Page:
Implementing DDR DRAM in automotive applications
A look at how DDR DRAM is being adapted for use in automotive systems, and the demands its use puts upon interface IP for SoCs.
Automotive electronics systems are becoming much more sophisticated as vehicle makers replace electromechanical dials and switches with high-resolution displays, and introduce advanced driver assistance systems (ADAS), such as autonomous emergency braking, as stepping stones to full autonomous driving.
The development of these complex automotive electronics will demand upgraded memory components. Most processors currently used in automobiles have modest memory requirements that can be served by SRAM and non-volatile memory. The shift to high-resolution displays and the introduction of complex computing and image processing to support ADAS features will require the introduction of high-capacity, high-bandwidth DRAM. The question for designers is how to use DRAM in safety-critical automotive systems, especially given its thermal sensitivity, error-rate performance, and the need to meet stringent automotive standards such as ISO 26262.
DRAM vs SRAM in automotive
Here’s a comparison (Table 1) of DRAM and SRAM chips in an automotive context.
Figure 1 DRAM vs SRAM use in automotive applications (Source: Synopsys)
DRAM sales are about 100 times those of SRAM chips. DRAM also has a greater capacity and a lower cost per bit than SRAM. In our experience, though, only about 5% of the design wins for DesignWare DDR SDRAM interface IP have gone into the automotive sector, and most of those have been for use in infotainment systems.
Why is this? Here are four reasons:
- Type of computing: The computing needs of safety-critical automobile systems have been modest to date, processing sensor data from the engine, brakes, motion sensors, and driver input to control the engine and braking systems. SRAM has met these computing needs. .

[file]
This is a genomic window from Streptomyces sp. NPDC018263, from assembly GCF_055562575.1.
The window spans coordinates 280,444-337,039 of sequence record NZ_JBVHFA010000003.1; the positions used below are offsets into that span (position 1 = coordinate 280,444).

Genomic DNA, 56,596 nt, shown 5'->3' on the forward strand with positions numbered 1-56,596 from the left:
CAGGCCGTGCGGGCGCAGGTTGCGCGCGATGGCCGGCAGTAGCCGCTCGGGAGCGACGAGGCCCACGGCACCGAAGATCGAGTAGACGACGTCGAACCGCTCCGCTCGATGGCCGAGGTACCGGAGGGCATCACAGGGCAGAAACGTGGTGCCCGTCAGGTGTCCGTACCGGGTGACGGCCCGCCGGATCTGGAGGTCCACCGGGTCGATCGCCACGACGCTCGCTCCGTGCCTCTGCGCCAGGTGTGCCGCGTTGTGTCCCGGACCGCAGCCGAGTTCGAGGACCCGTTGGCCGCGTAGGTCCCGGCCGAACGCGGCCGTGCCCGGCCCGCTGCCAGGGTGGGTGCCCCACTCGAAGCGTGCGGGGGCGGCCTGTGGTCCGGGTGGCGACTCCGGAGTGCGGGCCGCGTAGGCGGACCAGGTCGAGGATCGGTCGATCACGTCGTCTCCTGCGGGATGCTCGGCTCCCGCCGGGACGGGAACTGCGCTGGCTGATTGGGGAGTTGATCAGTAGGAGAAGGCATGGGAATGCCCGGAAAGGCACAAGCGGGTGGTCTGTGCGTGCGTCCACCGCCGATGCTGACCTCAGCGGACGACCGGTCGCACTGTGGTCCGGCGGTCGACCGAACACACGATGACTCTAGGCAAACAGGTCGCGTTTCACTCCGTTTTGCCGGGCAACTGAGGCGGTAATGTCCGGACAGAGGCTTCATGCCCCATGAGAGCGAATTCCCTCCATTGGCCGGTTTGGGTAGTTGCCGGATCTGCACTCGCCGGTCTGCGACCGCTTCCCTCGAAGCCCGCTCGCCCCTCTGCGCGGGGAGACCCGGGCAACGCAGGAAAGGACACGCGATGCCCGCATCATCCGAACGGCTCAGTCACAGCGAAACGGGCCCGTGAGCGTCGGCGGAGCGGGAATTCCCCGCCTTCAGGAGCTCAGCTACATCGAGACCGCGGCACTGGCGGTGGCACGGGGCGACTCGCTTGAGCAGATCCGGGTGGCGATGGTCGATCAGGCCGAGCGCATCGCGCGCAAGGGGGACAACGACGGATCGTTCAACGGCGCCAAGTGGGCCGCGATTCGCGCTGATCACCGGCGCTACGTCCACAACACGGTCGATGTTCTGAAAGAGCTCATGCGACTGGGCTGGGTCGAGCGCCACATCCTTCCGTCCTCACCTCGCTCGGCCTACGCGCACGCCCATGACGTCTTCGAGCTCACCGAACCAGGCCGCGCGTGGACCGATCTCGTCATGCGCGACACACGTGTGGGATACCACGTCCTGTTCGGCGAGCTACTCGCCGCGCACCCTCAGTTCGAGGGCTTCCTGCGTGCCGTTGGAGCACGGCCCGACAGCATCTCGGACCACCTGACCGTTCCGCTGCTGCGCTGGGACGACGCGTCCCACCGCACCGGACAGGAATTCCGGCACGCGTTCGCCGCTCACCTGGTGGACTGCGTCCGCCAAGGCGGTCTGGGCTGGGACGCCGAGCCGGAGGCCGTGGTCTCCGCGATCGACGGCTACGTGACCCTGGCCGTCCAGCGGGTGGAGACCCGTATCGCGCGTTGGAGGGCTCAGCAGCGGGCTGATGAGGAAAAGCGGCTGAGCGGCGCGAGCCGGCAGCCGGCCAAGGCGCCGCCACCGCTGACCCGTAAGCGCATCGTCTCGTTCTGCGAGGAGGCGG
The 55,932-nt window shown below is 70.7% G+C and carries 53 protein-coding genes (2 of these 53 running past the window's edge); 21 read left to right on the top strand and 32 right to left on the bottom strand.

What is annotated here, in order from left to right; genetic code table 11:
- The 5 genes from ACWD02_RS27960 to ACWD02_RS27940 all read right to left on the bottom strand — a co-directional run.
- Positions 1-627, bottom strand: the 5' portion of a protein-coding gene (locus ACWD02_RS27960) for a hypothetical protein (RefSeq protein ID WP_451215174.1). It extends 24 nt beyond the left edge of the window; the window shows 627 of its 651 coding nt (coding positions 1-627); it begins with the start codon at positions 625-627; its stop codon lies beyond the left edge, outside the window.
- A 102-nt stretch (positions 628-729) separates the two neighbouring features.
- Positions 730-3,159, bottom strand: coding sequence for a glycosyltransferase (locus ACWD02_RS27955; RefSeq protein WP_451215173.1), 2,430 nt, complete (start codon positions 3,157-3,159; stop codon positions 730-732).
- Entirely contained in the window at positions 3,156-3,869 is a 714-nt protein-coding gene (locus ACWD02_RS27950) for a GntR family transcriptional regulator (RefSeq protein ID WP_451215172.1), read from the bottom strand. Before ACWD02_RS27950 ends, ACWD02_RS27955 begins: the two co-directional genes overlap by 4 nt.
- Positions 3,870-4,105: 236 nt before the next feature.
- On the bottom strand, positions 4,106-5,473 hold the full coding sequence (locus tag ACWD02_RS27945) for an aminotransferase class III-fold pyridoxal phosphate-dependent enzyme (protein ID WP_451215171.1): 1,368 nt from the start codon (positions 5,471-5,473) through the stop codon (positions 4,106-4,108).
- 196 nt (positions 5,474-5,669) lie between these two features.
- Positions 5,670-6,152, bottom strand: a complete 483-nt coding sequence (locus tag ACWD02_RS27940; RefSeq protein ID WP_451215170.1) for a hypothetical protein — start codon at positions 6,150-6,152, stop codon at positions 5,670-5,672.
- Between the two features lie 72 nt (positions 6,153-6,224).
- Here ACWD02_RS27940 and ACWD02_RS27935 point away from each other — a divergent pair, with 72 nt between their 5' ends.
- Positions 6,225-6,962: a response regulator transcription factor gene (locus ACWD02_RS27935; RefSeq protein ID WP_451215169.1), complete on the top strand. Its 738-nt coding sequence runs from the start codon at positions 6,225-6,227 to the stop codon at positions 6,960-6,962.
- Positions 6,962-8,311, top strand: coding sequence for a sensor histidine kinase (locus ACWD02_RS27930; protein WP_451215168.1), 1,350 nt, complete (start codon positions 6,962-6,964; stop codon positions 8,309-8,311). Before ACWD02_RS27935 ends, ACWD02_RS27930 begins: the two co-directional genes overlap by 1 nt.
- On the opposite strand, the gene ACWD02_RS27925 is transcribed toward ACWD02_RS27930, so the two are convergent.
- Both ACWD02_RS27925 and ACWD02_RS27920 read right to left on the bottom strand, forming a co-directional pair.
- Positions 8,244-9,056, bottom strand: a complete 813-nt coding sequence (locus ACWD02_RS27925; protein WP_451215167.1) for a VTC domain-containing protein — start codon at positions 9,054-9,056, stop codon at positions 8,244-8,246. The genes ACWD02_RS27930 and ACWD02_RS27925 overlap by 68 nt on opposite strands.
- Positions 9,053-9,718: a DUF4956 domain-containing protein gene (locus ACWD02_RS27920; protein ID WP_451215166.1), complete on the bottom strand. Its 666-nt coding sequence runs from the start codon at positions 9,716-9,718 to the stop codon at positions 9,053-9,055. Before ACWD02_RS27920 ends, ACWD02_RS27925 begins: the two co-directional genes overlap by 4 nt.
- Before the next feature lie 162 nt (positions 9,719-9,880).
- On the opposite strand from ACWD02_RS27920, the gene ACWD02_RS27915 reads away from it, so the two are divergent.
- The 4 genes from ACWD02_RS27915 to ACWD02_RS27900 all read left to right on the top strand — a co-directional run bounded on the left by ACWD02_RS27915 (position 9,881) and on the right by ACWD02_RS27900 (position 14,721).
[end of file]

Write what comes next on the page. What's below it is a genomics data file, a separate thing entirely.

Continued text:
- Lack of camera input and display output: DRAM is often used to support the computing and buffering needs of HD audio-visual input/output, which has been limited to infotainment systems and rear-view cameras.
- Reliability: Some SRAMs can operate at higher temperatures than DRAMs. SRAMs are generally less susceptible to soft errors and single event upsets (SEUs), in which data is corrupted due to atomic particle strikes. Modest amounts of SRAM (less than a few megabits) can also be integrated into a system-on-chip (SoC), enabling its reliability to be controlled by the foundry.
- Real-time operating system needs: Data held in DRAM needs to be refreshed, and some real-time operating systems may be unable to work with a memory that is periodically offline during refresh cycles.
Benefits of DRAM in the automotive sector
DRAM will enable at least three automotive advances:
- Displays: HD displays for instrumentation and head-up displays will need DRAM, which means addressing the issues surrounding its use in safety-critical applications.
- ADAS systems that process camera and high-bandwidth sensor input: The cameras and sensors that provide the input to the ADAS system generate large volumes of data that are processed to remove noise, adjust for varying lighting conditions, and to identify objects and obstacles. This requires the bandwidth and capacity of DRAM.
- Self-driving vehicles: Self-driving vehicles will have even more sources of high-bandwidth inputs, and more intense computational needs, making DRAM densities and bandwidths a necessity.
Concerns when adding DRAM to automotive systems
DRAM uses an array of cells, each with a capacitance of a few tens of femto Farads, to store data bits. The stored charge representing each bit leaks away over time, and this happens more quickly at higher temperatures. DRAM is also subject to errors due to SEUs that dissipate the cells’ charge. Introducing DRAM into automotive systems therefore demands that the system design is adapted to the behavior of the DRAM in this operating environment.